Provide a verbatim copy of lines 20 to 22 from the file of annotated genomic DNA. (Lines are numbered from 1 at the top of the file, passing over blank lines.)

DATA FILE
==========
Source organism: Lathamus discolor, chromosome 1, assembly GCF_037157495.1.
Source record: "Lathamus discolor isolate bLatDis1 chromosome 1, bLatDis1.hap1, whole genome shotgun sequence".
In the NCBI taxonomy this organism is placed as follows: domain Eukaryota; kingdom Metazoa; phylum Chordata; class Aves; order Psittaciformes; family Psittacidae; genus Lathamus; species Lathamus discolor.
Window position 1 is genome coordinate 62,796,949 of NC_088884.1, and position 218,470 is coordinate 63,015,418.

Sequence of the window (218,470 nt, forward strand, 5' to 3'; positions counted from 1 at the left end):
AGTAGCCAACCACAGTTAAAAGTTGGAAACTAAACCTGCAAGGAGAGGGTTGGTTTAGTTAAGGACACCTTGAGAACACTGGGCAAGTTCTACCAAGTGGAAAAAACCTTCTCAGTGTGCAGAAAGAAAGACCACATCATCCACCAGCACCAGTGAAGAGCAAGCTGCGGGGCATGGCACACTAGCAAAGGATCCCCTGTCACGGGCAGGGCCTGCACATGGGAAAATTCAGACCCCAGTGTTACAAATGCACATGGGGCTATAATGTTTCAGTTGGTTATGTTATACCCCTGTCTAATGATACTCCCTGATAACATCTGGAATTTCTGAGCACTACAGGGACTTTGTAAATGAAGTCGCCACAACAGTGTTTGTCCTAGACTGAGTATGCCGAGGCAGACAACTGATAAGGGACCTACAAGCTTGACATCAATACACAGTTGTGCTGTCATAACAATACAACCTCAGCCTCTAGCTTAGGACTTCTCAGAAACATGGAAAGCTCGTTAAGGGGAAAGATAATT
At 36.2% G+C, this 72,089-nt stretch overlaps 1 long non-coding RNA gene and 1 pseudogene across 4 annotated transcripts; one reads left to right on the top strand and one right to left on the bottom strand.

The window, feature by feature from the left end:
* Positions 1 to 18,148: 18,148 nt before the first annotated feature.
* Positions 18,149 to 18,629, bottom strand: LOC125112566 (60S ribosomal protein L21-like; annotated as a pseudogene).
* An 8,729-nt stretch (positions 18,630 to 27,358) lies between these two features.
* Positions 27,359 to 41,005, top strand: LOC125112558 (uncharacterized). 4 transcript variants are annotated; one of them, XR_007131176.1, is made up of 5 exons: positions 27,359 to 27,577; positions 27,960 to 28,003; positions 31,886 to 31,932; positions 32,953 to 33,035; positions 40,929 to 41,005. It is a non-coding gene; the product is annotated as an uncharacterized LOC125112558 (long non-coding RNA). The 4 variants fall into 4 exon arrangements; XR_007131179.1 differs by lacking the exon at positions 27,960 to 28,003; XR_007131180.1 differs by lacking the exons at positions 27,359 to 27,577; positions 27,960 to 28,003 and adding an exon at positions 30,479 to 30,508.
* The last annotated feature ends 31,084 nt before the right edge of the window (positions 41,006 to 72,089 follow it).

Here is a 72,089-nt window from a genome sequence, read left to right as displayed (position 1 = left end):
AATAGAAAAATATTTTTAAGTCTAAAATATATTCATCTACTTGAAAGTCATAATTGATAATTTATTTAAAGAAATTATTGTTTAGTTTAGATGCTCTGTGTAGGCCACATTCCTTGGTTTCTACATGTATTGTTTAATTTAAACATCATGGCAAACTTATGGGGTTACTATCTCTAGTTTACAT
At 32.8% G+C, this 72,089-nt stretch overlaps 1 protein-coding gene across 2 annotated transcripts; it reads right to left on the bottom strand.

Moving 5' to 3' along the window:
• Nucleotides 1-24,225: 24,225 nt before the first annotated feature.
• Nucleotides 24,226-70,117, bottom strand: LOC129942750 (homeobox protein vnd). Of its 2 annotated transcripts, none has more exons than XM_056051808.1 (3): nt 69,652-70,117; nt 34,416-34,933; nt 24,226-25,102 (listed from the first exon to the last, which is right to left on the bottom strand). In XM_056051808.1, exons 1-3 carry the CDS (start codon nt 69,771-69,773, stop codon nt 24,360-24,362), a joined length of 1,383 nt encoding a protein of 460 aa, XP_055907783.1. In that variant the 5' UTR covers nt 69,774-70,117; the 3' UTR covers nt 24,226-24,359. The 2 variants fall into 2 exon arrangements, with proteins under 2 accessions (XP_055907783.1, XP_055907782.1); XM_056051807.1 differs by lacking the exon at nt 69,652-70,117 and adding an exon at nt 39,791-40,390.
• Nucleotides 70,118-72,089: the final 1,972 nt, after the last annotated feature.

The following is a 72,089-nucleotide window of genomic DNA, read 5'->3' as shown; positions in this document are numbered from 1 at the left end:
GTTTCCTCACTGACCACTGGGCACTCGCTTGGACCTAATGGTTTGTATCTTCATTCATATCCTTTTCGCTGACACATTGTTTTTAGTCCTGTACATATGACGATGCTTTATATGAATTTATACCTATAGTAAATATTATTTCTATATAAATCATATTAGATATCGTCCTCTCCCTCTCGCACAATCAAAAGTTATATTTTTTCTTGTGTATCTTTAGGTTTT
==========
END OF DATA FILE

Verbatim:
• Nucleotides 70,118-72,089: the final 1,972 nt, after the last annotated feature.

The following is a 72,089-nucleotide window of genomic DNA, read 5'->3' as shown; positions in this document are numbered from 1 at the left end:
GTTTCCTCACTGACCACTGGGCACTCGCTTGGACCTAATGGTTTGTATCTTCATTCATATCCTTTTCGCTGACACATTGTTTTTAGTCCTGTACATATGACGATGCTTTATATGAATTTATACCTATAGTAAATATTATTTCTATATAAATCATATTAGATATCGTCCTCTCCCTCTCGCACAATCAAAAGTTATATTTTTTCTTGTGTATCTTTAGGTTTT